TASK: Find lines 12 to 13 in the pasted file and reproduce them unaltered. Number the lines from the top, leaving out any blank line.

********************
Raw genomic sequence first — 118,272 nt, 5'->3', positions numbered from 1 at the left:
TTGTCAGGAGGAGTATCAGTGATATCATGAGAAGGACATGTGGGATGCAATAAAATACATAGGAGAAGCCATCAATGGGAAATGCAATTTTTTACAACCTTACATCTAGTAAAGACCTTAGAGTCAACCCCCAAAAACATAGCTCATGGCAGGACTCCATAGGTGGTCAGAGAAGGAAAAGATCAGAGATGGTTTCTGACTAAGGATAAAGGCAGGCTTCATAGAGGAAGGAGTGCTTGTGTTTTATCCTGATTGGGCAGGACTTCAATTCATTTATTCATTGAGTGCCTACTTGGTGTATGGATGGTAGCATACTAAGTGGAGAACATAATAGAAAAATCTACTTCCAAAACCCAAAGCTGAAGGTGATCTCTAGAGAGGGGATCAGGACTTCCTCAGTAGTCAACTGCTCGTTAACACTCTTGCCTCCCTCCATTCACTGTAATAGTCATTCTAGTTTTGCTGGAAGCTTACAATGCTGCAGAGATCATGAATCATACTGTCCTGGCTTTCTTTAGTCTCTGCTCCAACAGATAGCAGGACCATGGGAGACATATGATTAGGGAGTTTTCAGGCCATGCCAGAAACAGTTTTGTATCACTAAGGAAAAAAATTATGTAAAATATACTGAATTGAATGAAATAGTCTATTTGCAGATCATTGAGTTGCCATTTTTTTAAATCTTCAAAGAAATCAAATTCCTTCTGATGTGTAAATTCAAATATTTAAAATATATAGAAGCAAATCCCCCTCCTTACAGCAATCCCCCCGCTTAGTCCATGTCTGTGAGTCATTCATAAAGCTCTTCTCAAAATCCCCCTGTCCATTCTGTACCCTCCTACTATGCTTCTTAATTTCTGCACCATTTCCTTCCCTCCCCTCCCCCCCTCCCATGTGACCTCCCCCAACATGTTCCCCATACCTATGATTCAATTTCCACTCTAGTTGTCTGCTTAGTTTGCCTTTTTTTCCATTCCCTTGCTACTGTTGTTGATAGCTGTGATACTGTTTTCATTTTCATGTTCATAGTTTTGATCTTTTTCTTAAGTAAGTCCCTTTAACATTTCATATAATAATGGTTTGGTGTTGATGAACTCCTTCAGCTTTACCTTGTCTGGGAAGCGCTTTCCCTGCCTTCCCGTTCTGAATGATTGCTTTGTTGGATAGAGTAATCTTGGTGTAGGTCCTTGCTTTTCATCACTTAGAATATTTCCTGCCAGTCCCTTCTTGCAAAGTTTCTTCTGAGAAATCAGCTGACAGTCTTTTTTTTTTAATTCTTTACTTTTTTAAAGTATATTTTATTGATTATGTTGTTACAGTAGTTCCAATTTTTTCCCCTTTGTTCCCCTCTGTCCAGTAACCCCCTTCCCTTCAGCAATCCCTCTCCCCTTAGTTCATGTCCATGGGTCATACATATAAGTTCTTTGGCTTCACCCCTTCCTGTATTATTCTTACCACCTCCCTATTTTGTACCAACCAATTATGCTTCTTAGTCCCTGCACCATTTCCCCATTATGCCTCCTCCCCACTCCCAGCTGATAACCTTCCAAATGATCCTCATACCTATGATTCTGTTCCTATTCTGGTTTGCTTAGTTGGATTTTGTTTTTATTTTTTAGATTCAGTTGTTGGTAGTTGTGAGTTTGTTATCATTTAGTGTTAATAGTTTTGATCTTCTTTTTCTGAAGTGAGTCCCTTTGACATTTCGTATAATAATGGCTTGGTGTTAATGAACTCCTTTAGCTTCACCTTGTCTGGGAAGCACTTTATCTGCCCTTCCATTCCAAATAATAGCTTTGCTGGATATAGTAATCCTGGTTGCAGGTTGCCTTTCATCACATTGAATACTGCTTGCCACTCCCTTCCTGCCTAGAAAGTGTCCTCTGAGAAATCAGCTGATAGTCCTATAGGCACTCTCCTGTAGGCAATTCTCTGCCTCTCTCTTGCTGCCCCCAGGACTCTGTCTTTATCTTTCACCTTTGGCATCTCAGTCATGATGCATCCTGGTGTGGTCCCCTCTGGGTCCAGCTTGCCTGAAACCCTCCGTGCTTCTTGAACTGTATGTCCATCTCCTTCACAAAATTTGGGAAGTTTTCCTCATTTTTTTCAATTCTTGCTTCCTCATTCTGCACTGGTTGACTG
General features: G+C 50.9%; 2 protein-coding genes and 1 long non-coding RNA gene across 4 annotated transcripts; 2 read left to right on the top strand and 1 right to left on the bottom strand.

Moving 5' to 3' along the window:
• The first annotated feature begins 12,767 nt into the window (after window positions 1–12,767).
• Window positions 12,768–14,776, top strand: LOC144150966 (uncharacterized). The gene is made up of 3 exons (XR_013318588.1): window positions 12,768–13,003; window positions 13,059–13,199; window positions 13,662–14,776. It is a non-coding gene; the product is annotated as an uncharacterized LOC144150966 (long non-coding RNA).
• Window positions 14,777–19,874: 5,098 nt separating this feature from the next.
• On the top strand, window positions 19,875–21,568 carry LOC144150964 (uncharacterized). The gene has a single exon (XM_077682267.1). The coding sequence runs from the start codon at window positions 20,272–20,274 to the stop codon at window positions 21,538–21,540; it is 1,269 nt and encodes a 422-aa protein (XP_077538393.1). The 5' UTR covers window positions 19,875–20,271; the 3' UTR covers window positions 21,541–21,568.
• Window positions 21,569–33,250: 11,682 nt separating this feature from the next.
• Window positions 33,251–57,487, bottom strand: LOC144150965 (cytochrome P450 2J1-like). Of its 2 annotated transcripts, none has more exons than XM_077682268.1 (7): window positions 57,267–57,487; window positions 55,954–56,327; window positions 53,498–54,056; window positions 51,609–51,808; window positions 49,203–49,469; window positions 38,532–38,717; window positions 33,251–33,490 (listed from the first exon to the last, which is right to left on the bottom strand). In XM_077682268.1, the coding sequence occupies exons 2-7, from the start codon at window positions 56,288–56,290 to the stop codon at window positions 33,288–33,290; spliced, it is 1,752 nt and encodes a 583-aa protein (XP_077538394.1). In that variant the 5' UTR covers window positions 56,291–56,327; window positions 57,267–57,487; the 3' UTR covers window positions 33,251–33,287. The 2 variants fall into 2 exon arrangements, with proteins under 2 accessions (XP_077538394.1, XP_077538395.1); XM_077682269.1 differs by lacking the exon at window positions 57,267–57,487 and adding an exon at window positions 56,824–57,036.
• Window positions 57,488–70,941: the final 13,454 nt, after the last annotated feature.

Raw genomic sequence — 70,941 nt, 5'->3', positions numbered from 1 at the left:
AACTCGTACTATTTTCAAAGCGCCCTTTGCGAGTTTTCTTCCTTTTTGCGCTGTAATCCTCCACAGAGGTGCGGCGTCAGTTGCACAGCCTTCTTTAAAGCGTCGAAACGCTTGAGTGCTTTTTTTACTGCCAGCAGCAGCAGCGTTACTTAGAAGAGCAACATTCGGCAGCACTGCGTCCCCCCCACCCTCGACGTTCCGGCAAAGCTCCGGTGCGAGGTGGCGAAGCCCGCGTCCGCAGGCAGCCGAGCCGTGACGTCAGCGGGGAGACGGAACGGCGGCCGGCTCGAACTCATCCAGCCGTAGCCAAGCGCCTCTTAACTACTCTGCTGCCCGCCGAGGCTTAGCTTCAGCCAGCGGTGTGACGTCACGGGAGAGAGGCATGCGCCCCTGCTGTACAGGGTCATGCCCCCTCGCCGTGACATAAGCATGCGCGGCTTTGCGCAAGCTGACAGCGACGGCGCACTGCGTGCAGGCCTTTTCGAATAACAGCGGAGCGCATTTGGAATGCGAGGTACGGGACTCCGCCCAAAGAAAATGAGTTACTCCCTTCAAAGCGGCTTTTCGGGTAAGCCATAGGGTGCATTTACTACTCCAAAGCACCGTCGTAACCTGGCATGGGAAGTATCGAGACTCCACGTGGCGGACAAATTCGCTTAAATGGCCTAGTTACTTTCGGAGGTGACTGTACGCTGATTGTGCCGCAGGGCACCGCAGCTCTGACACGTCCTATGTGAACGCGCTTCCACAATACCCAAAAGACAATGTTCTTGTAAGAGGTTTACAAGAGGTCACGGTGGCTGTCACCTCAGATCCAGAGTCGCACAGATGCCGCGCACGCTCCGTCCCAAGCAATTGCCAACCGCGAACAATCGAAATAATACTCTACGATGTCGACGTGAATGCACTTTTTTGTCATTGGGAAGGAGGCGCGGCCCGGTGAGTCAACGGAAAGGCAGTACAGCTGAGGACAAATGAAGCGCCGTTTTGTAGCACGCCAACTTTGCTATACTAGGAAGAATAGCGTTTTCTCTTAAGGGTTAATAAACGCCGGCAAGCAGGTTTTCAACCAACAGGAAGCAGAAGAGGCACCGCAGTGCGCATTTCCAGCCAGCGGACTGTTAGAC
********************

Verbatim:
Raw genomic sequence — 70,941 nt, 5'->3', positions numbered from 1 at the left:
AACTCGTACTATTTTCAAAGCGCCCTTTGCGAGTTTTCTTCCTTTTTGCGCTGTAATCCTCCACAGAGGTGCGGCGTCAGTTGCACAGCCTTCTTTAAAGCGTCGAAACGCTTGAGTGCTTTTTTTACTGCCAGCAGCAGCAGCGTTACTTAGAAGAGCAACATTCGGCAGCACTGCGTCCCCCCCACCCTCGACGTTCCGGCAAAGCTCCGGTGCGAGGTGGCGAAGCCCGCGTCCGCAGGCAGCCGAGCCGTGACGTCAGCGGGGAGACGGAACGGCGGCCGGCTCGAACTCATCCAGCCGTAGCCAAGCGCCTCTTAACTACTCTGCTGCCCGCCGAGGCTTAGCTTCAGCCAGCGGTGTGACGTCACGGGAGAGAGGCATGCGCCCCTGCTGTACAGGGTCATGCCCCCTCGCCGTGACATAAGCATGCGCGGCTTTGCGCAAGCTGACAGCGACGGCGCACTGCGTGCAGGCCTTTTCGAATAACAGCGGAGCGCATTTGGAATGCGAGGTACGGGACTCCGCCCAAAGAAAATGAGTTACTCCCTTCAAAGCGGCTTTTCGGGTAAGCCATAGGGTGCATTTACTACTCCAAAGCACCGTCGTAACCTGGCATGGGAAGTATCGAGACTCCACGTGGCGGACAAATTCGCTTAAATGGCCTAGTTACTTTCGGAGGTGACTGTACGCTGATTGTGCCGCAGGGCACCGCAGCTCTGACACGTCCTATGTGAACGCGCTTCCACAATACCCAAAAGACAATGTTCTTGTAAGAGGTTTACAAGAGGTCACGGTGGCTGTCACCTCAGATCCAGAGTCGCACAGATGCCGCGCACGCTCCGTCCCAAGCAATTGCCAACCGCGAACAATCGAAATAATACTCTACGATGTCGACGTGAATGCACTTTTTTGTCATTGGGAAGGAGGCGCGGCCCGGTGAGTCAACGGAAAGGCAGTACAGCTGAGGACAAATGAAGCGCCGTTTTGTAGCACGCCAACTTTGCTATACTAGGAAGAATAGCGTTTTCTCTTAAGGGTTAATAAACGCCGGCAAGCAGGTTTTCAACCAACAGGAAGCAGAAGAGGCACCGCAGTGCGCATTTCCAGCCAGCGGACTGTTAGAC